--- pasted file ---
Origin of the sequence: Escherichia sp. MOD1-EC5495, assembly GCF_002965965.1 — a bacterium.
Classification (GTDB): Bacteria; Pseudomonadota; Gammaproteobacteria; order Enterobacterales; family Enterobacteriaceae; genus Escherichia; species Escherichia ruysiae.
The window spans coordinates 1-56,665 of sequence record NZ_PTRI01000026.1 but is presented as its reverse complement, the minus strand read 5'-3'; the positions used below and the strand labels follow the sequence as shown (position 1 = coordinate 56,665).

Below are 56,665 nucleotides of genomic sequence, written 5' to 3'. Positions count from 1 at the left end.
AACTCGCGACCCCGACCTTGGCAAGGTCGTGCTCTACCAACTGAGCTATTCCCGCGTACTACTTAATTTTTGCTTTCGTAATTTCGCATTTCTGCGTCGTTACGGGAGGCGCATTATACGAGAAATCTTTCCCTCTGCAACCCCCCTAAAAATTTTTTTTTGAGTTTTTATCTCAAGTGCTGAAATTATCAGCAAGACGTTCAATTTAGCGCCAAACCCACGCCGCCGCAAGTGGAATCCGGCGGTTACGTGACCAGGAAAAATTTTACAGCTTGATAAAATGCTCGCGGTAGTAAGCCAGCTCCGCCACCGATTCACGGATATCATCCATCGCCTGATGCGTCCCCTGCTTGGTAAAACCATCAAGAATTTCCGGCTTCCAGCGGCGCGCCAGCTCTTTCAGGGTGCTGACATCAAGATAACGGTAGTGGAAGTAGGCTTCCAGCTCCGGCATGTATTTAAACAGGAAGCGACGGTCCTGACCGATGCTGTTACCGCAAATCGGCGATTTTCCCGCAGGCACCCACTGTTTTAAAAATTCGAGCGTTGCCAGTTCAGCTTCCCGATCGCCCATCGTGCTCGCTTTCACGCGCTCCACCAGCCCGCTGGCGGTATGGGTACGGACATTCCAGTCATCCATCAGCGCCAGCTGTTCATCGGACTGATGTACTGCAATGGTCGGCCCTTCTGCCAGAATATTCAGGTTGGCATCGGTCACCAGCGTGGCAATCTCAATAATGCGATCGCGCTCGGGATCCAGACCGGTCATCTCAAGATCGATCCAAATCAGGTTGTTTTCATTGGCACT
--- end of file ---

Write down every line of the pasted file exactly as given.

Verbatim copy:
Origin of the sequence: Escherichia sp. MOD1-EC5495, assembly GCF_002965965.1 — a bacterium.
Classification (GTDB): Bacteria; Pseudomonadota; Gammaproteobacteria; order Enterobacterales; family Enterobacteriaceae; genus Escherichia; species Escherichia ruysiae.
The window spans coordinates 1-56,665 of sequence record NZ_PTRI01000026.1 but is presented as its reverse complement, the minus strand read 5'-3'; the positions used below and the strand labels follow the sequence as shown (position 1 = coordinate 56,665).

Below are 56,665 nucleotides of genomic sequence, written 5' to 3'. Positions count from 1 at the left end.
AACTCGCGACCCCGACCTTGGCAAGGTCGTGCTCTACCAACTGAGCTATTCCCGCGTACTACTTAATTTTTGCTTTCGTAATTTCGCATTTCTGCGTCGTTACGGGAGGCGCATTATACGAGAAATCTTTCCCTCTGCAACCCCCCTAAAAATTTTTTTTTGAGTTTTTATCTCAAGTGCTGAAATTATCAGCAAGACGTTCAATTTAGCGCCAAACCCACGCCGCCGCAAGTGGAATCCGGCGGTTACGTGACCAGGAAAAATTTTACAGCTTGATAAAATGCTCGCGGTAGTAAGCCAGCTCCGCCACCGATTCACGGATATCATCCATCGCCTGATGCGTCCCCTGCTTGGTAAAACCATCAAGAATTTCCGGCTTCCAGCGGCGCGCCAGCTCTTTCAGGGTGCTGACATCAAGATAACGGTAGTGGAAGTAGGCTTCCAGCTCCGGCATGTATTTAAACAGGAAGCGACGGTCCTGACCGATGCTGTTACCGCAAATCGGCGATTTTCCCGCAGGCACCCACTGTTTTAAAAATTCGAGCGTTGCCAGTTCAGCTTCCCGATCGCCCATCGTGCTCGCTTTCACGCGCTCCACCAGCCCGCTGGCGGTATGGGTACGGACATTCCAGTCATCCATCAGCGCCAGCTGTTCATCGGACTGATGTACTGCAATGGTCGGCCCTTCTGCCAGAATATTCAGGTTGGCATCGGTCACCAGCGTGGCAATCTCAATAATGCGATCGCGCTCGGGATCCAGACCGGTCATCTCAAGATCGATCCAAATCAGGTTGTTTTCATTGGCACT